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Sucré Salé Café serves up great food and music to burn the house down and soothe the soul

By Syvester Grahame

The restaurant scene in Cuenca seems as changeable as the weather. What was once the “new hot new spot” is already a fleeting memory. The lights are off and the stove is cold.

The Pepper Mill, although it received good reviews, is already gone. And, I can’t even begin to understand what the once and future Casa Azul is up to — the wildly unpredictable hours and name changes are a puzzle of befuddlement.

So, I was quite surprised when I discovered Sucré Salé Café. Discovery is a relative term here; Sucré Salé has been serving up delicious home-style cooking and great music for eight years.

Sucré Salé makes you feel right at home.

Snuggled into a cozy nook next to the Old Cathedral and across from Parque Calderon, this well-maintained and efficient eatery is perfect for a Yankee style breakfast ($5), tasty sandwiches ($5 – $8), and an assortment of South American favorites.

My lunch companion and I went all international — she had quiche champignon ($4) while I tucked into an Empanada ($3.50) stuffed with either cuy or shredded beef. I can’t say. Both lunches were delicious.

Cristina Mora, who has owned the place since she was 22, moves through the kitchen, her efficient hands in constant motion. She has a deft touch, creating signature dishes while adhering to traditional techniques. She never strays too far afield of predictable fare, and is determined that no corners are cut. Everything from condiments, dressings,  sandwich bread, and just-off-my-diet for-one-day desserts are made in-house. It shows and is appreciated.

Cristina Mora takes an order.

The evenly split clientele of expats and locals feel equally at home and know they are in good hands and among friends. People come here for many reasons, and those reasons keeps them coming back.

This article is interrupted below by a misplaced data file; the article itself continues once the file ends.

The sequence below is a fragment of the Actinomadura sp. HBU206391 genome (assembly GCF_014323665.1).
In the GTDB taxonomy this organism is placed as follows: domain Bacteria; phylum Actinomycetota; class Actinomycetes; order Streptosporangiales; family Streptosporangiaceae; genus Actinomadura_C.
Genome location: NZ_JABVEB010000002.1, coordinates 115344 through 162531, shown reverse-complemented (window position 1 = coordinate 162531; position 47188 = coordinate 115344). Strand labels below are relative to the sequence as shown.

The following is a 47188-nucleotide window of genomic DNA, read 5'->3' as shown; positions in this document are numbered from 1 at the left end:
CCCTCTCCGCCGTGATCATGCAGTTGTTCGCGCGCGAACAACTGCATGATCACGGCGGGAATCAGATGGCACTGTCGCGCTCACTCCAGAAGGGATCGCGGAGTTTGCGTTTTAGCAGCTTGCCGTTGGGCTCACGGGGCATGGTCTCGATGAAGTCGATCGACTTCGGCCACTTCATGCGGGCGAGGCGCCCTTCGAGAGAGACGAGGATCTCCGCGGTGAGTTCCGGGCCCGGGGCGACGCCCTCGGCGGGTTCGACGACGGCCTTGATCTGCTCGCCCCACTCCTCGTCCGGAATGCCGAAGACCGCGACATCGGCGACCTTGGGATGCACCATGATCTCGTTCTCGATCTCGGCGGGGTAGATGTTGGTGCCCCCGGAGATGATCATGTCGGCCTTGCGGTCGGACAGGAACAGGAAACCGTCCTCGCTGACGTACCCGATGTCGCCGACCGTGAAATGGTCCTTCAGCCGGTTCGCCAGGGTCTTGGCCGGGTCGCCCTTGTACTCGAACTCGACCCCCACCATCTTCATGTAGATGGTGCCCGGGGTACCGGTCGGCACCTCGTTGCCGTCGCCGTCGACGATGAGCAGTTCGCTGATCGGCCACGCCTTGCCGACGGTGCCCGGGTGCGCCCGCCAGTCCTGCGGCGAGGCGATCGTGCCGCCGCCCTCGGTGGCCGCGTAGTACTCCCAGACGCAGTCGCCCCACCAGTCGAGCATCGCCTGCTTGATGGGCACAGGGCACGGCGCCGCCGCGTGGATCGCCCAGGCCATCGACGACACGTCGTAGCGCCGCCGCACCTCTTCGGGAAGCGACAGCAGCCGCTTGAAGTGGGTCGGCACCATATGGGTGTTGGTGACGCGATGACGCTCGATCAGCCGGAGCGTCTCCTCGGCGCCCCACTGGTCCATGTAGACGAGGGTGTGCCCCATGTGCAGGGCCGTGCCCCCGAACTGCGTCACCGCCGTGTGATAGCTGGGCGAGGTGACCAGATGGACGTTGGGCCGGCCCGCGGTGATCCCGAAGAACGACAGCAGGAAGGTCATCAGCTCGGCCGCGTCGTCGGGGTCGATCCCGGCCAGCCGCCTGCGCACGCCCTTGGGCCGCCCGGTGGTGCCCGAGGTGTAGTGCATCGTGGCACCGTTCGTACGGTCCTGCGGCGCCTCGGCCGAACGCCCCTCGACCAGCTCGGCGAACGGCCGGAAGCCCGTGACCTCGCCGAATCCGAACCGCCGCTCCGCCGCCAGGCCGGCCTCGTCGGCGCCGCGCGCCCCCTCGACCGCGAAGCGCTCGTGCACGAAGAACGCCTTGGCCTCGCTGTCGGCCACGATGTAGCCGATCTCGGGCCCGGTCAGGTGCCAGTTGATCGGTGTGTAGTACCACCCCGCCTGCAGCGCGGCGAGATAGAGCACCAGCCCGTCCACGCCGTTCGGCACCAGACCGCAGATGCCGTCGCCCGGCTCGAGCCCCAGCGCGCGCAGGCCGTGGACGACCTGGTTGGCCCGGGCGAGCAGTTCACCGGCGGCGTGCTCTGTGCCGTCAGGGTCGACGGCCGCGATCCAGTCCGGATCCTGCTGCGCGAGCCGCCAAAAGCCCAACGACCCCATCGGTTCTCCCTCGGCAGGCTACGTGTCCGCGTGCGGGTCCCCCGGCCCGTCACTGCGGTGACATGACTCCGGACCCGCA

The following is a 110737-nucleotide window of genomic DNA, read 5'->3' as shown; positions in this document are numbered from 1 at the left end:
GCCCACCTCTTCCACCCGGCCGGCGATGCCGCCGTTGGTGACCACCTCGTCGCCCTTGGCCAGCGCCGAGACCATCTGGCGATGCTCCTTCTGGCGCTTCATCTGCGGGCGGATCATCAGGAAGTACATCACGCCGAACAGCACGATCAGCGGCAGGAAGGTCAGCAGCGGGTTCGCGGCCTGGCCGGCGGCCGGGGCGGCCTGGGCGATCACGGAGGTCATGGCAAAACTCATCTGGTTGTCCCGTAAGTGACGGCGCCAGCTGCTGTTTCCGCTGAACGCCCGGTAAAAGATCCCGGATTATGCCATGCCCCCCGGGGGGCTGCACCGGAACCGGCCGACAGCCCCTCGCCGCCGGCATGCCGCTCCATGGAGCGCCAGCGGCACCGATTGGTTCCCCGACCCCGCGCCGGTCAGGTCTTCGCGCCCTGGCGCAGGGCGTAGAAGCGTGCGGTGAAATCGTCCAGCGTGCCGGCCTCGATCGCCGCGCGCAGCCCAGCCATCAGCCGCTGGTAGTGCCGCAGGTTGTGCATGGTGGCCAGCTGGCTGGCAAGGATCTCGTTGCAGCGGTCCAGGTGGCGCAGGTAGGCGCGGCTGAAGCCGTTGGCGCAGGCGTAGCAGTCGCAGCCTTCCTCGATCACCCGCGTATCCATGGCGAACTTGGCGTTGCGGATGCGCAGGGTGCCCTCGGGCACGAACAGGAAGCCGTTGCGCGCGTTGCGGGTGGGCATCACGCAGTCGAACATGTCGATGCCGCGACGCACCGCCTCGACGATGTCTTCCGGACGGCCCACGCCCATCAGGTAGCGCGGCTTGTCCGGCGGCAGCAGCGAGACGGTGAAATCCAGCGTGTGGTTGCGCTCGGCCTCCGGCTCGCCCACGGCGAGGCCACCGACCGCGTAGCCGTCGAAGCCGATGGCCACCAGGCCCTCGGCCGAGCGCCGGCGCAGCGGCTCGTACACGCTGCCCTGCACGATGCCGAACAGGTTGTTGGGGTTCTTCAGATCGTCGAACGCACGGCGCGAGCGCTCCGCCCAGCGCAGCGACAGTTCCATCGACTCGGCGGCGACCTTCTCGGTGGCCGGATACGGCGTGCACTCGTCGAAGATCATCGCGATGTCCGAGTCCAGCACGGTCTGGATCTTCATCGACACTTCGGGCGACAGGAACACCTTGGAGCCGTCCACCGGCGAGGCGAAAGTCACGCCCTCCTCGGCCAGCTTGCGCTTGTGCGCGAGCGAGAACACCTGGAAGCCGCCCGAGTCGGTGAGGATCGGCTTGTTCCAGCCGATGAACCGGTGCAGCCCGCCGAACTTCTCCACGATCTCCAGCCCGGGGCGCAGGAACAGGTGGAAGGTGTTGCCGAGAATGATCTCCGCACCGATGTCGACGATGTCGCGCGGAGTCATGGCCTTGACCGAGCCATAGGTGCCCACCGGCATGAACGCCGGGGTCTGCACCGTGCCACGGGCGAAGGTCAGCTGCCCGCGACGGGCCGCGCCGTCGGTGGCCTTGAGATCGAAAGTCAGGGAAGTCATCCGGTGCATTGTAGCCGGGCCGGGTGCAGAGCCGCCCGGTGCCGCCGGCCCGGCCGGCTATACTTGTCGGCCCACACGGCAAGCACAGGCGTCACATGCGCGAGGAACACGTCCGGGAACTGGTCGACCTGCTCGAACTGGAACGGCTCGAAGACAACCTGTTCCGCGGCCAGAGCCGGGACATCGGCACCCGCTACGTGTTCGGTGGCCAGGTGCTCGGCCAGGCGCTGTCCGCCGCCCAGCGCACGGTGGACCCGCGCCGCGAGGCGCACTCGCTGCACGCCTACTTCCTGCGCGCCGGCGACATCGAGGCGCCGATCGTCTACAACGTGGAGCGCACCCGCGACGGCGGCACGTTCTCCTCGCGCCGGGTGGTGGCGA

There is more than hot food cooking in Sucré Salé. On Tuesday nights they serve straight up, no chaser jazz that burns the house down. I do not know who the drummer is, but he drives his teammates without remorse;  puttin’ ‘em to work that gets them to sweat. The results are brilliant. I didn’t hear any noodling guitar when I checked it out, that dude’s fingers fretted like he and it were on fire. The bass player was rocking like he was at sea, and the horn player was blowing at gale force keeping every seat in the house sailing. It was great.

Thursday nights are reserved for Trova, the Latin American folk music. Both Cuban and Argentinian are revered here and the dedication to both the genre and styles are apparent. It always draws a very loyal and knowledgeable crowd. It may be the place in Cuenca to hear the “roots” music that shaped the South American songbook.

So, for a delicious breakfast, satisfying lunch, or anytime snack of homemade-with-love cooking, Sucré Salé, on Parque Calderon, should be on your radar as a fun place to visit.

And, if you have an appetite for smoking hot jazz; this place will serve you up a plate of some of Cuenca’s finest. Sly says, “Check it out.”
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Sucré Salé Café: Luis Cordero 8-74 between Simon Bolivar and Mariscal Sucre, across from Parque Calderon; Hours: 9:30 a.m. to 10 p.m. except Tuesday and Thursday when it’s open until midnight for music, closed Sunday; Phone: 098-284-3181; Facebook  

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